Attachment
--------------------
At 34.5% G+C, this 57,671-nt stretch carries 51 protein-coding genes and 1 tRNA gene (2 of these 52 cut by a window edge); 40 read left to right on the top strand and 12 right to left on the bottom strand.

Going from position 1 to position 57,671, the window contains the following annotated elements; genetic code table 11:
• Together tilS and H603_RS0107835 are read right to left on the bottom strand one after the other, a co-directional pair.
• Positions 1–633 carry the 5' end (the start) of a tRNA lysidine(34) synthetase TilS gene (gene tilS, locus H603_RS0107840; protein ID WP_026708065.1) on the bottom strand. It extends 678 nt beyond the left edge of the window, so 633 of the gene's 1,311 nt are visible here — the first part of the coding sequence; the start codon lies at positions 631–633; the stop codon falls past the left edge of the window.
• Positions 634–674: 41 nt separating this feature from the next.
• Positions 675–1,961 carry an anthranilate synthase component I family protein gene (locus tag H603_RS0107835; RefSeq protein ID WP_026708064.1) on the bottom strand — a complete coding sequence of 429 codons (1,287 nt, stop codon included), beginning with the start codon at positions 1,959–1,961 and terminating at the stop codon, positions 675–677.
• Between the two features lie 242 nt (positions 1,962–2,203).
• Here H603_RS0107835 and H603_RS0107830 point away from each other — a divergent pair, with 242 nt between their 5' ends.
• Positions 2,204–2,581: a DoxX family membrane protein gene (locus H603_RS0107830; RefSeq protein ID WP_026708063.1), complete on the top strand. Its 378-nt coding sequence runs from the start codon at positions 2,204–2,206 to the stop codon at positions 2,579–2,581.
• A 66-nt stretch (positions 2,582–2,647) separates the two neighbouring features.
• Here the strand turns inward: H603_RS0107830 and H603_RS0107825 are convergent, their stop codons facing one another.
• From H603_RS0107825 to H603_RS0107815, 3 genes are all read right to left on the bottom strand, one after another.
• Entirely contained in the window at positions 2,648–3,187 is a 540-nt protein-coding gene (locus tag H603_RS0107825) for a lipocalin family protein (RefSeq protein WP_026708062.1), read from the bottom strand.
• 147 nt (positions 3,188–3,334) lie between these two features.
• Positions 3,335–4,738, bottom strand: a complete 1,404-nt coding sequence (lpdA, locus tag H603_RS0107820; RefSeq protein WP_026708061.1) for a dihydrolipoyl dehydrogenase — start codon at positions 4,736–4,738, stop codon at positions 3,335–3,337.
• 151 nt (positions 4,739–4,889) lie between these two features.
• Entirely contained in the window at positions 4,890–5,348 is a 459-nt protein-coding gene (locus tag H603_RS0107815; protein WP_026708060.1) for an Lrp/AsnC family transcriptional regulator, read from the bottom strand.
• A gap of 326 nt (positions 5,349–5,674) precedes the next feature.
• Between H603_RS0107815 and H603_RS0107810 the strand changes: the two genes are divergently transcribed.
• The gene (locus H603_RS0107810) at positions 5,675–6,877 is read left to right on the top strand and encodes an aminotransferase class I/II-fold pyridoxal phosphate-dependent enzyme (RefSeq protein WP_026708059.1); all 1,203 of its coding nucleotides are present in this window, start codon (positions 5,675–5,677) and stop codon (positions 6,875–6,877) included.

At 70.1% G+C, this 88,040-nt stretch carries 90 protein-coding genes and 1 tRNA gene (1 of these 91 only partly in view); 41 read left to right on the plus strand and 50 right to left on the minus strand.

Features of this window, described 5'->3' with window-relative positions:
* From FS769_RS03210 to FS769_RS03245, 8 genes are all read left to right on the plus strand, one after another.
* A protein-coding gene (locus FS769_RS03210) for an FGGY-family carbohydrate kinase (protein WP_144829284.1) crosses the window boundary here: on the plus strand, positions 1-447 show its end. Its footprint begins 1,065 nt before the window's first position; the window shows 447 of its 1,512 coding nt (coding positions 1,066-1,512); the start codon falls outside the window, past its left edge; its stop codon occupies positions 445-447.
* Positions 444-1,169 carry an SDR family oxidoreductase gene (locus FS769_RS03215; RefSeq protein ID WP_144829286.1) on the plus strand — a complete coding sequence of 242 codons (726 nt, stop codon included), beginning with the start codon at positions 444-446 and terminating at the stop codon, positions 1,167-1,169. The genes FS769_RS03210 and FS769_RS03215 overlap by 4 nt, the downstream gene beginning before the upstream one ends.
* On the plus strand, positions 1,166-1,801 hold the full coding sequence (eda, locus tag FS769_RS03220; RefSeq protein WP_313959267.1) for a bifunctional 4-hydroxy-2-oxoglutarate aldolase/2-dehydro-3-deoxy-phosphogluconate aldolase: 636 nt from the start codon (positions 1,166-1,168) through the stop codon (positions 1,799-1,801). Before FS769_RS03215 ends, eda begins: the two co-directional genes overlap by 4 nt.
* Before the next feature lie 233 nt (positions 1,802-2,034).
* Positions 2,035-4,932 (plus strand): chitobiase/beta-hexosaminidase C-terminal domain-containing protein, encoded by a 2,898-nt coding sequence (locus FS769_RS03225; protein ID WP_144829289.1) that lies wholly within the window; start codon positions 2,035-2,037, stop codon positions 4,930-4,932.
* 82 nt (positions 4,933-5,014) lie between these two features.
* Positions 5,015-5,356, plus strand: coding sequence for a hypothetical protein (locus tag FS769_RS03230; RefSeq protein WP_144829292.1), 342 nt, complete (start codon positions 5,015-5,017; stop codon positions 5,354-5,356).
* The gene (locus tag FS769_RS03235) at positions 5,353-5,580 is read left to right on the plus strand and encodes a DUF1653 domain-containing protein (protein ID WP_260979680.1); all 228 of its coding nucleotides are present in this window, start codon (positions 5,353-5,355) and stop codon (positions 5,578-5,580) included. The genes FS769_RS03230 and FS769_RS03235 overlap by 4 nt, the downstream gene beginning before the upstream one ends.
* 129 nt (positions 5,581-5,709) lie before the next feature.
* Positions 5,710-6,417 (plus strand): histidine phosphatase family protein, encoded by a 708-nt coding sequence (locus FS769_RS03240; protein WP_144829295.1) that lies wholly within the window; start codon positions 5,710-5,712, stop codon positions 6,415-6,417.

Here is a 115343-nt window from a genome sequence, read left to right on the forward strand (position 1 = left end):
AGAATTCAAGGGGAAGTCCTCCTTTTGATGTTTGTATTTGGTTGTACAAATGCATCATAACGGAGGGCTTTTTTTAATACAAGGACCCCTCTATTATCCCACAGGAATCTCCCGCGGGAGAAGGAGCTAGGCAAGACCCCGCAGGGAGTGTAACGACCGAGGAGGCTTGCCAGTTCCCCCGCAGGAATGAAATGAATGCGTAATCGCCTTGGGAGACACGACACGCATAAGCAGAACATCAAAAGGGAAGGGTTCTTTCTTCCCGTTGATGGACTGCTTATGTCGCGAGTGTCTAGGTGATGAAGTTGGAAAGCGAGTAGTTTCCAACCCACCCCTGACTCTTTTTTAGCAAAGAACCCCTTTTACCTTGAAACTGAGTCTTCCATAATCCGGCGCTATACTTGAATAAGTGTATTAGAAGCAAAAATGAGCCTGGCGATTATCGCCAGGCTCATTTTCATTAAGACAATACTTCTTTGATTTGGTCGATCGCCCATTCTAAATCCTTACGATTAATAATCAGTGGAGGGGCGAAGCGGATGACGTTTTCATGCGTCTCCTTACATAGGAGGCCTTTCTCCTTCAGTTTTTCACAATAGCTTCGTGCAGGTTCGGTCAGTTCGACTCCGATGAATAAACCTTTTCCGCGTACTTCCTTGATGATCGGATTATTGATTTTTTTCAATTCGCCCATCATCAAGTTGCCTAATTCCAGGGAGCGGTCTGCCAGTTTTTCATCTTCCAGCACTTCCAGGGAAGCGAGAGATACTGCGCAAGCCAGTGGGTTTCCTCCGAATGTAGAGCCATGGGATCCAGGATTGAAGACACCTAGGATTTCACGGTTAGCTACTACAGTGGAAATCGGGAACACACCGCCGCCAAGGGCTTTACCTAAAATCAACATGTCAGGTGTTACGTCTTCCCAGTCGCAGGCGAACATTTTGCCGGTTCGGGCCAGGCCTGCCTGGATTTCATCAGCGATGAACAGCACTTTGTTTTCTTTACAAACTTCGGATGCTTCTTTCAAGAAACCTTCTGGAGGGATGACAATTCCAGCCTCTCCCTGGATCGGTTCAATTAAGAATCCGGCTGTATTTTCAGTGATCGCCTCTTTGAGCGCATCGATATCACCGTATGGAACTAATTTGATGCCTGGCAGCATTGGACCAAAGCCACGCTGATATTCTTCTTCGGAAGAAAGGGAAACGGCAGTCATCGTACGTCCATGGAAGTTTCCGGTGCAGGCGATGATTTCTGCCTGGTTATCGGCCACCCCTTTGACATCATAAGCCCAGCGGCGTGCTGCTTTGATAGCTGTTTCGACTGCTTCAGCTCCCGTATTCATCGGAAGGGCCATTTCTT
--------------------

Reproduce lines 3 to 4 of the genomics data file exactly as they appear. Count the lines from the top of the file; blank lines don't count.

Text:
• Together tilS and H603_RS0107835 are read right to left on the bottom strand one after the other, a co-directional pair.
• Positions 1–633 carry the 5' end (the start) of a tRNA lysidine(34) synthetase TilS gene (gene tilS, locus H603_RS0107840; protein ID WP_026708065.1) on the bottom strand. It extends 678 nt beyond the left edge of the window, so 633 of the gene's 1,311 nt are visible here — the first part of the coding sequence; the start codon lies at positions 631–633; the stop codon falls past the left edge of the window.